|It was the rush and roar of rain that he typified, and it stopped him, for no voice could be heard in it. A memorable storm of thunder and lightning broke with that sweep of water, and there was not a moment’s interval in crash, and fire, and rain, until after the moon rose at midnight.||He was talking about the rush and roar of rain, and he stopped talking because he couldn’t be heard over the rain. A terrific storm of thunder and lightning broke, and the thunder, lightning, and rain did not stop even for an instant until after the moon rose at midnight.|
|The great bell of Saint Paul’s was striking one in the cleared air, when Mr. Lorry, escorted by Jerry, high-booted and bearing a lantern, set forth on his return-passage to Clerkenwell. There were solitary patches of road on the way between Soho and Clerkenwell, and Mr. Lorry, mindful of foot-pads, always retained Jerry for this service: though it was usually performed a good two hours earlier.||The bell at Saint Paul’s Cathedral struck one o’clock in the now clear air. Mr. Lorry headed home to Clerkenwell, escorted by Jerry, who wore high boots and carried a lantern. There were lonely parts of the road on the way between Soho and Clerkenwell, and Mr. Lorry worried about thieves and always used Jerry for a ride home, though he usually headed home two hours earlier.|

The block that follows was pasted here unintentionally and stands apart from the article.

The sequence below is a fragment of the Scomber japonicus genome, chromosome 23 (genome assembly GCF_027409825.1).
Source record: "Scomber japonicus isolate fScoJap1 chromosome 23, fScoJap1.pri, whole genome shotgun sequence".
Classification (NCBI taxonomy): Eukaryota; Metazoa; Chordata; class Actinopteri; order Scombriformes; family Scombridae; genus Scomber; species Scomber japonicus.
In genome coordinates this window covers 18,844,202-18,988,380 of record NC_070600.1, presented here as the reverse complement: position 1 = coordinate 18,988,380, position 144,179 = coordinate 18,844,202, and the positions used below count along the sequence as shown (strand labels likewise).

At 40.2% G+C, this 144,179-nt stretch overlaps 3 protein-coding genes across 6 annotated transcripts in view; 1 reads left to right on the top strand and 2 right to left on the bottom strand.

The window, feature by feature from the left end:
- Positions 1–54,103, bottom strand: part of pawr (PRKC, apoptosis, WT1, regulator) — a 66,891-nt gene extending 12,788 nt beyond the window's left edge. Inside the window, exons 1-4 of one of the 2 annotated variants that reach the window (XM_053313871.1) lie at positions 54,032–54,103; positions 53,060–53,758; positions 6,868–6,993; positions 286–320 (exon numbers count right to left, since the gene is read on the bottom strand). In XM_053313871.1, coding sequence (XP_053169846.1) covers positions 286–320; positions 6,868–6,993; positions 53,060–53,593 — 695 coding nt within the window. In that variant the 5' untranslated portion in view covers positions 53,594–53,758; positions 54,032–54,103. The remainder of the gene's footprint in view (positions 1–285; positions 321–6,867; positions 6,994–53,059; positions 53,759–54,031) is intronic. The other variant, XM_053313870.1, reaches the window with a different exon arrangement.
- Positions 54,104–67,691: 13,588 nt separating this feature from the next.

|“What a night it has been! Almost a night, Jerry,” said Mr. Lorry, “to bring the dead out of their graves.”||“What a night it has been!” said Mr. Lorry. “Almost a night that would bring the dead out of their graves, Jerry.”|
|“I never see the night myself, master—nor yet I don’t expect to—what would do that,” answered Jerry.||“I’ve never seen a night that would do that. And I don’t expect to,” answered Jerry.|
|“Good night, Mr. Carton,” said the man of business. “Good night, Mr. Darnay. Shall we ever see such a night again, together!”||“Good night, Mr. Carton,” said Mr. Lorry. “Good night, Mr. Darnay. Do you think we’ll ever see such a night together again?”|
|Perhaps. Perhaps, see the great crowd of people with its rush and roar, bearing down upon them, too.||They might. They might also see a great roaring crowd of people come rushing at them, too.|
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